Richland County Coroner Questions South Carolina DNA Evidence Law
South Carolina passed a DNA preservation law two years ago to reduce the chance that evidence could be prematurely destroyed before a criminal defendant's legal appeals had been exhausted. But the strict wording of the law has caused Richland County's coroner to withhold cremation permits due to uncertainty, and he recently expressed worry that he may need to postpone burials.
The use of DNA in criminal investigations is a popular feature of television crime shows, and it has had a profound effect on criminal investigations involving murder, assault, sex crimes and other charges. Many states have also enacted policies to collect DNA from convicted criminals to compare evidence of future crimes against a growing database of personal genetic information.
But DNA evidence has also been used to exonerate convicted criminals long after they were locked away. In recognition of this possibility, some states have mandated that certain forensic evidence collected during a criminal investigation must be preserved to ensure that a defendant's due process rights are not violated. In South Carolina, the law applies to evidence collected in the investigation of over 20 criminal offenses.
But the Columbia coroner's strict interpretation of the statutory language recently caused him to deny a cremation permit to the son of a woman who was recently killed in a local hit and run, and he is concerned about the effect on survivors. "We're put in a position of telling them OK, not only has your mother, father, sister or brother died, but you're not going to be able to honor their last wishes for cremation," he told WIS-TV. He has sought an advisory opinion from the state Attorney General's office to clarify the matter.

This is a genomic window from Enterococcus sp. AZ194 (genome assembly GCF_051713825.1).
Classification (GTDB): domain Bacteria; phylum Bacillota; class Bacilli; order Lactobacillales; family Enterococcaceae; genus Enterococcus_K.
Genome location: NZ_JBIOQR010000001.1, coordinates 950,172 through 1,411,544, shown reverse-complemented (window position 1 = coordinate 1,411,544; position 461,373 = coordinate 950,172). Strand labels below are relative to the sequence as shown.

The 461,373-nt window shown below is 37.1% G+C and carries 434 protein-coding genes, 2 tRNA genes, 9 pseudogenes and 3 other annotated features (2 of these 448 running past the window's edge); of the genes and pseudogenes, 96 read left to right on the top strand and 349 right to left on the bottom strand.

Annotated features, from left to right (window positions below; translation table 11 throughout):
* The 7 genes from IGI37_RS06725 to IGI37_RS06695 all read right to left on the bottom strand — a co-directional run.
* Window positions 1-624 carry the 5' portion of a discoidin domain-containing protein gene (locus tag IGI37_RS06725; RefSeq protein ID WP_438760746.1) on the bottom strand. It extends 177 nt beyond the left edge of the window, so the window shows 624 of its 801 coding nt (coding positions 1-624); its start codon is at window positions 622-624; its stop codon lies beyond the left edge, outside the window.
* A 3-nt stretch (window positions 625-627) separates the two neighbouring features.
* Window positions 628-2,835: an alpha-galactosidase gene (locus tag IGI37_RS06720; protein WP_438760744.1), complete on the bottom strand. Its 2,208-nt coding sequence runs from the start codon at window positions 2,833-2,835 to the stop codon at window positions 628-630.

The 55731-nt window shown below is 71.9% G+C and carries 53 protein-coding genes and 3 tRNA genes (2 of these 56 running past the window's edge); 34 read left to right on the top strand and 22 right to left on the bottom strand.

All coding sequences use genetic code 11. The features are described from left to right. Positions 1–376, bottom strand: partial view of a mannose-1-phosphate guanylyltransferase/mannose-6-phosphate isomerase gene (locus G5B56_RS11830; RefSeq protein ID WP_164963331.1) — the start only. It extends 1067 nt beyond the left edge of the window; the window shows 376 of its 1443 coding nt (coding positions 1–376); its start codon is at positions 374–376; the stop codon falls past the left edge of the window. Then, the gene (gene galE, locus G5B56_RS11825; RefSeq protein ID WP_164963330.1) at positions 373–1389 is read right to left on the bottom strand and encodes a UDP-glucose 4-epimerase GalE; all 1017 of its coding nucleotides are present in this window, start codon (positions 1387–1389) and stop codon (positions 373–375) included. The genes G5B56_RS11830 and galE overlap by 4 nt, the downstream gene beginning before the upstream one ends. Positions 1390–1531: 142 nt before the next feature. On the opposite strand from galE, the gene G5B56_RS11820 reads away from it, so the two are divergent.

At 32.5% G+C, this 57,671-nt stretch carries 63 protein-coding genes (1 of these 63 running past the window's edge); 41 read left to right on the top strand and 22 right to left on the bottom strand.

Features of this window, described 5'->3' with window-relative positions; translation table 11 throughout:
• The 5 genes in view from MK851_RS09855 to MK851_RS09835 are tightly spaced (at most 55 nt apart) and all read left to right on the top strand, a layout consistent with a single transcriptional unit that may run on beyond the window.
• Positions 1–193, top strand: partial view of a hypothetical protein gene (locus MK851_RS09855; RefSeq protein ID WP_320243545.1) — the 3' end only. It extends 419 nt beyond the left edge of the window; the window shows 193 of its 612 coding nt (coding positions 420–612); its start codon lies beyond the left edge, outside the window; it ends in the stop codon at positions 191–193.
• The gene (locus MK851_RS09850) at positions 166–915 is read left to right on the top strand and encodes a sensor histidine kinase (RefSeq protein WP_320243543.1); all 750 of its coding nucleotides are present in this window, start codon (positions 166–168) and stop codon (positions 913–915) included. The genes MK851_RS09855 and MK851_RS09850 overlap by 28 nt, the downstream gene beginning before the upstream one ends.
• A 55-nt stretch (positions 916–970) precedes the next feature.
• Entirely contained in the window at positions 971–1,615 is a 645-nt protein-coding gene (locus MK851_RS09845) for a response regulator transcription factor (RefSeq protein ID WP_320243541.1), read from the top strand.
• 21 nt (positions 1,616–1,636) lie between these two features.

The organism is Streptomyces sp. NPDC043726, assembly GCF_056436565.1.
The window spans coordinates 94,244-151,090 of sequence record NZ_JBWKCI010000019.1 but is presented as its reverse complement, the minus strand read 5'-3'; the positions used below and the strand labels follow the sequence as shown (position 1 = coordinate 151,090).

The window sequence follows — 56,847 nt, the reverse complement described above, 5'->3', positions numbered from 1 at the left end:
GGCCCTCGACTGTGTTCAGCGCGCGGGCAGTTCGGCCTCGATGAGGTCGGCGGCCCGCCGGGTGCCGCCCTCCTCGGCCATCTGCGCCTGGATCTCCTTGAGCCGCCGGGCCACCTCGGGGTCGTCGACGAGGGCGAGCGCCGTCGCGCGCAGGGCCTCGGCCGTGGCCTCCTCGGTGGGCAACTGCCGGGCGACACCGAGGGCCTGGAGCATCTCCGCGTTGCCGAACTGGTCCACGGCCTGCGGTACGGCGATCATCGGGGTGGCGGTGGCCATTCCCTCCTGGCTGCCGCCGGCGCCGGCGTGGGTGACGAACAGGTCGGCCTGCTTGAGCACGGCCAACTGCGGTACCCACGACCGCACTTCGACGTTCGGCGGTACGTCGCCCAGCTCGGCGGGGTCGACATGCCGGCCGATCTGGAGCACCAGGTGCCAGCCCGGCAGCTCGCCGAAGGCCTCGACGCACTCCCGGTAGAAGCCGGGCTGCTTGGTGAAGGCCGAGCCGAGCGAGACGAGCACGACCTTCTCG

Complex Evidence Requires a Clear Understanding of the Law
People tend to believe that DNA evidence offers iron clad proof of a person's criminal liability, but the truth is far more complex. An experienced criminal defense lawyer will closely examine the prosecution's conclusions to protect a client's interests.
Problems with collection, storage and testing of tissue, blood, hair and other samples can lead to erroneous allegations. Contrary evidence drawn from witness testimony, phone records and other sources can provide alternative theories to a rush to judgment about a person's presence in a certain place at a certain time. And genetic mismatches are possible depending on the quality and isolation of the sample.
By contacting an attorney as soon as possible after learning about an investigation, possible defendants can make full use of their legal options. Questionable evidence and strong proof that contradicts it can help a person avoid or reduce charges and protect their constitutional rights.